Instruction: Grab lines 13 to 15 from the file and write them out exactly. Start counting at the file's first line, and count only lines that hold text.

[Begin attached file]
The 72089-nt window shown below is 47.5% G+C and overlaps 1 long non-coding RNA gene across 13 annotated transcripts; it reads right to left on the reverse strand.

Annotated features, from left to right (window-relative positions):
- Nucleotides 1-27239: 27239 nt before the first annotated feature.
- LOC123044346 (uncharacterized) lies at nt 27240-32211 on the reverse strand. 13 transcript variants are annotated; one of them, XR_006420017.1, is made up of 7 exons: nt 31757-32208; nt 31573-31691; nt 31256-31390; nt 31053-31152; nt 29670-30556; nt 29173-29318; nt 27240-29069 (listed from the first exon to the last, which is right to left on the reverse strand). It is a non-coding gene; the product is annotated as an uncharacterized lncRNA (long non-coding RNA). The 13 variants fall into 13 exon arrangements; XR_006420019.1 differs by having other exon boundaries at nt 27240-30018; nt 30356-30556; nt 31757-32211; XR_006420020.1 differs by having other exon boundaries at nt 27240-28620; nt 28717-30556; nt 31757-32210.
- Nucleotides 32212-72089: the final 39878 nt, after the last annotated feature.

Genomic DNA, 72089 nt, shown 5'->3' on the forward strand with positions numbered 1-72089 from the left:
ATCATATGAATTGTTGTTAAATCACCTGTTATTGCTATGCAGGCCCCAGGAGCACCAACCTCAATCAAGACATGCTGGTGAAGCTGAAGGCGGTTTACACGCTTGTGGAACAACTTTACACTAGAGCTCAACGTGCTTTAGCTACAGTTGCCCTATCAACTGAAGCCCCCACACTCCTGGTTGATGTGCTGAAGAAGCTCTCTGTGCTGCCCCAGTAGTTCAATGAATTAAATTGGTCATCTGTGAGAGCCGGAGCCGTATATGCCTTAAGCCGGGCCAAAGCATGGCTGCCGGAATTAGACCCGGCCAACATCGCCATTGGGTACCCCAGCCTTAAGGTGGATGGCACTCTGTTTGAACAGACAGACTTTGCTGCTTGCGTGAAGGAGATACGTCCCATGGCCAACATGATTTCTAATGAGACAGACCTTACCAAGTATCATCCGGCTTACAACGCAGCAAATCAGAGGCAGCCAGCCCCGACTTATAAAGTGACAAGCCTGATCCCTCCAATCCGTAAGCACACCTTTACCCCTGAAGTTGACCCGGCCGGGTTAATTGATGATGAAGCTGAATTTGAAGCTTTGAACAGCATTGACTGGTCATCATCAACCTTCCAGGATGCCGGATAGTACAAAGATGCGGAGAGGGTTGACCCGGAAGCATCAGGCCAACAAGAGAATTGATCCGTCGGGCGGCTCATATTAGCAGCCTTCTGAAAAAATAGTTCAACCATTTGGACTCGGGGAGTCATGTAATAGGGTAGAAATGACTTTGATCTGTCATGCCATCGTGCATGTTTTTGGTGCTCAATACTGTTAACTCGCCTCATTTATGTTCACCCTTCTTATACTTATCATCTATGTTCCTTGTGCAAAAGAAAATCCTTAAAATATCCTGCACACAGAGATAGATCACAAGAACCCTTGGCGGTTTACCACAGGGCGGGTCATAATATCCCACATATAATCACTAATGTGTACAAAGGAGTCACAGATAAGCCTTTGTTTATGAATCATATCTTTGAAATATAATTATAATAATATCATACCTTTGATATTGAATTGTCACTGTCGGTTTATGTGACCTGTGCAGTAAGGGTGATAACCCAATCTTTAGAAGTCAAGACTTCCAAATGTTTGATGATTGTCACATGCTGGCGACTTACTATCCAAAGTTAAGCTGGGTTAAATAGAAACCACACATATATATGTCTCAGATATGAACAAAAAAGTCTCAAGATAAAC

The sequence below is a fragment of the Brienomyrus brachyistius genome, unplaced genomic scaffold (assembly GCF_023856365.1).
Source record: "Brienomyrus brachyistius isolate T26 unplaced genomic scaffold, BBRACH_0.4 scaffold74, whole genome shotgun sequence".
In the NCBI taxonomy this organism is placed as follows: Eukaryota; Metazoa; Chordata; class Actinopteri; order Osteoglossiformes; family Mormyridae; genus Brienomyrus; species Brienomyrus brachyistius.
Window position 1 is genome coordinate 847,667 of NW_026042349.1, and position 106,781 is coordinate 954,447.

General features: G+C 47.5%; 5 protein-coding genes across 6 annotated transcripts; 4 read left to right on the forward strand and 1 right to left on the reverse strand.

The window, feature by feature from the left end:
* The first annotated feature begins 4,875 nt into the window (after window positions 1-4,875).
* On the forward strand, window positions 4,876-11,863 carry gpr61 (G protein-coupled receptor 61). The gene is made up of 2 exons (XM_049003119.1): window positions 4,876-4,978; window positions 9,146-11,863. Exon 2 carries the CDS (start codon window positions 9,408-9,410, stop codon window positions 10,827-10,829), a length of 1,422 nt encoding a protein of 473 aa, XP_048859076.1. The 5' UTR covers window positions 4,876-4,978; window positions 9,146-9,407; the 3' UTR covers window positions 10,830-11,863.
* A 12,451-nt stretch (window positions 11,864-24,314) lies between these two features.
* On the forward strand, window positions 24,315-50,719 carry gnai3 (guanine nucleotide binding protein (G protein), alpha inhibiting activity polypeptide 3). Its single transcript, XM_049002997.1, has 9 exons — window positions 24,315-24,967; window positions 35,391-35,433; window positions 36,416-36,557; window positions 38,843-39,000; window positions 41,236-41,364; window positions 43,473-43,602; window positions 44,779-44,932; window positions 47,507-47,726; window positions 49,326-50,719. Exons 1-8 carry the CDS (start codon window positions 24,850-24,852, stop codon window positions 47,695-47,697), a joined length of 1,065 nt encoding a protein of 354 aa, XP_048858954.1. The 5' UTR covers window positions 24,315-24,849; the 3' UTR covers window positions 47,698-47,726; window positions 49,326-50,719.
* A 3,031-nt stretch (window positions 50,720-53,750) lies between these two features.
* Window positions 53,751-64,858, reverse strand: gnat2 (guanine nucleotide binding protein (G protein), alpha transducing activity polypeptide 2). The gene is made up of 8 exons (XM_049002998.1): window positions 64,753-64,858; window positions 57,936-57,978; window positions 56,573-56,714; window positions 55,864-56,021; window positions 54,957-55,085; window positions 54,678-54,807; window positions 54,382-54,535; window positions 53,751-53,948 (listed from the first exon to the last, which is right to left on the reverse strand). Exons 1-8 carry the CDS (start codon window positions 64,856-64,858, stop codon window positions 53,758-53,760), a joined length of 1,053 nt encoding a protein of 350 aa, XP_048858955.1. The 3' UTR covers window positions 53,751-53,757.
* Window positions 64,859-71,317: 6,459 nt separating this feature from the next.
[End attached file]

The window, feature by feature from the left end:
* The first annotated feature begins 4,875 nt into the window (after window positions 1-4,875).
* On the forward strand, window positions 4,876-11,863 carry gpr61 (G protein-coupled receptor 61). The gene is made up of 2 exons (XM_049003119.1): window positions 4,876-4,978; window positions 9,146-11,863. Exon 2 carries the CDS (start codon window positions 9,408-9,410, stop codon window positions 10,827-10,829), a length of 1,422 nt encoding a protein of 473 aa, XP_048859076.1. The 5' UTR covers window positions 4,876-4,978; window positions 9,146-9,407; the 3' UTR covers window positions 10,830-11,863.